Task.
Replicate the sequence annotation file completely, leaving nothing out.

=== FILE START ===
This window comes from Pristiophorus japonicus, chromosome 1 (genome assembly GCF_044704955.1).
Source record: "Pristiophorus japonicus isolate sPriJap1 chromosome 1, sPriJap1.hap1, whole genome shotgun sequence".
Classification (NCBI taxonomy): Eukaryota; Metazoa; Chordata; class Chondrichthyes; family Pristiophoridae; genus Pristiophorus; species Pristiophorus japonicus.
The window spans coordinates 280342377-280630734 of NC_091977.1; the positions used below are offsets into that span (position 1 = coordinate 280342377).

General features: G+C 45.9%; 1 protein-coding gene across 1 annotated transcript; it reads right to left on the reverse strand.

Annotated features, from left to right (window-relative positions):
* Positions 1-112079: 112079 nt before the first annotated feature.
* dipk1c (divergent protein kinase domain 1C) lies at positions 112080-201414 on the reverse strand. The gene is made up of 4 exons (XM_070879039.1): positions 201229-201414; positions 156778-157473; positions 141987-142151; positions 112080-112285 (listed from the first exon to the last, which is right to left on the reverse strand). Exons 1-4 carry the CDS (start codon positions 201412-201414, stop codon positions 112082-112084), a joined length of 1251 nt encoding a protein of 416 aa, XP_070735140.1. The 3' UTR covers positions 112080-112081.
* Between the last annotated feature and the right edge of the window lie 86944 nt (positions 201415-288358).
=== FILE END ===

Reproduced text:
This window comes from Pristiophorus japonicus, chromosome 1 (genome assembly GCF_044704955.1).
Source record: "Pristiophorus japonicus isolate sPriJap1 chromosome 1, sPriJap1.hap1, whole genome shotgun sequence".
Classification (NCBI taxonomy): Eukaryota; Metazoa; Chordata; class Chondrichthyes; family Pristiophoridae; genus Pristiophorus; species Pristiophorus japonicus.
The window spans coordinates 280342377-280630734 of NC_091977.1; the positions used below are offsets into that span (position 1 = coordinate 280342377).

General features: G+C 45.9%; 1 protein-coding gene across 1 annotated transcript; it reads right to left on the reverse strand.

Annotated features, from left to right (window-relative positions):
* Positions 1-112079: 112079 nt before the first annotated feature.
* dipk1c (divergent protein kinase domain 1C) lies at positions 112080-201414 on the reverse strand. The gene is made up of 4 exons (XM_070879039.1): positions 201229-201414; positions 156778-157473; positions 141987-142151; positions 112080-112285 (listed from the first exon to the last, which is right to left on the reverse strand). Exons 1-4 carry the CDS (start codon positions 201412-201414, stop codon positions 112082-112084), a joined length of 1251 nt encoding a protein of 416 aa, XP_070735140.1. The 3' UTR covers positions 112080-112081.
* Between the last annotated feature and the right edge of the window lie 86944 nt (positions 201415-288358).